12 Monkeys

12 monkeys 3Today we revisit another of the internet archived reviews. As I read through it in preparation for its republication, I was struck by how much my critiquing has evolved over the years. Back when I wrote this I had the feeling that I was on to something with my approach, and yet [as I re-read] I realized my efforts now are much, much better. Is this the “always thus and always thus will be” fate we writers face. Is there never a time when we become the best writer we can be? Would we even want that?

Either way, there are some diamonds in these roughs. For that reason I subject the world to my antiquated review [using the archaic questions] of this exceptional script.


I want to get two points out of the way quickly about today’s script:

1. If you’re writing a thriller, do yourself a favor and read this. It is a clinic in how to write a successful story in that genre.

2. As proof of 1, I’ll list Source Code. I was somewhere around the midpoint when I spontaneously realized Ben Ripley owed both his plot engines and most of his structure to Twelve Monkeys. The similarities extend even to mundane things, like the protagonist’s name. Cole for Twelve Monkeys. Colter for Source Code.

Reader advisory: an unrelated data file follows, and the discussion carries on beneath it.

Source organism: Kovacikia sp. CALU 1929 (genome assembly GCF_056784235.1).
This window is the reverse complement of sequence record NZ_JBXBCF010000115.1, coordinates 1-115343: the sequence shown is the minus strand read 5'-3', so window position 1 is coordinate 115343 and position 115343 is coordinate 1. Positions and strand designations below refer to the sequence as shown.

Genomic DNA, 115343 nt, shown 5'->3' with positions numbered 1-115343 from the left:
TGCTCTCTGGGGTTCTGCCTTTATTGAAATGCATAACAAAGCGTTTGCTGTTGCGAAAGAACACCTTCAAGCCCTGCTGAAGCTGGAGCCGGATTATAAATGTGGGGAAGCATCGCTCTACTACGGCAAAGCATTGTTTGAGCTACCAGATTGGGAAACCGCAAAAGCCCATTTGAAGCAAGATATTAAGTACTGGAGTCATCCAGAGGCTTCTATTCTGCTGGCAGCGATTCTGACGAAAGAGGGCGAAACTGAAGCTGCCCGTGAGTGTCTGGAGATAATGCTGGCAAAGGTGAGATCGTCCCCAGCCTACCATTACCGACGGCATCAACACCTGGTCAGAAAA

1. Can “we see” the description? Are the images clear and appropriate? (10 points)

Part A) Here are our opening images:


CLOSE ON A FACE. A nine year old boy, YOUNG COLE, his eyes wide
with wonder. watching something intently. We HEAR the sounds of
the P.A. SYSTEM droning Flight Information mingled with the
sounds of urgent SHOUTS, running FEET, EXCLAMATIONS.

YOUNG COLE’S POV: twenty yards away, a BLONDE MAN is sprawled on
the floor, blood oozing from his gaudy Hawaiian shirt.

A BRUNETTE in a tight dress, her face obscured from YOUNG COLE’S
view, rushes to the injured man, kneels beside him, ministering
to his wound.

ANGLE ON YOUNG COLE, flanked by his PARENTS, their faces out of
view, as they steer him away.

Archaic camera directions abound, but I’m not holding the writers responsible for those.

I would, however, edit this sentence:

We HEAR the sounds of the P.A. SYSTEM droning Flight Information mingled with the sounds of urgent SHOUTS, running FEET, EXCLAMATIONS.


The P.A. SYSTEM DRONES Flight Information mingled with urgent SHOUTS, running FEET, EXCLAMATIONS.

Actually, this part of the new sentence is still imprecise:

The P.A. SYSTEM DRONES Flight Information mingled with…

This imprecision existed in the original sentence too. The sentence reads as if the flight information, the urgent shouts, and the running feet sounds are all coming at us through the P.A. system. So, in order to be totally clear, you would need to say something like: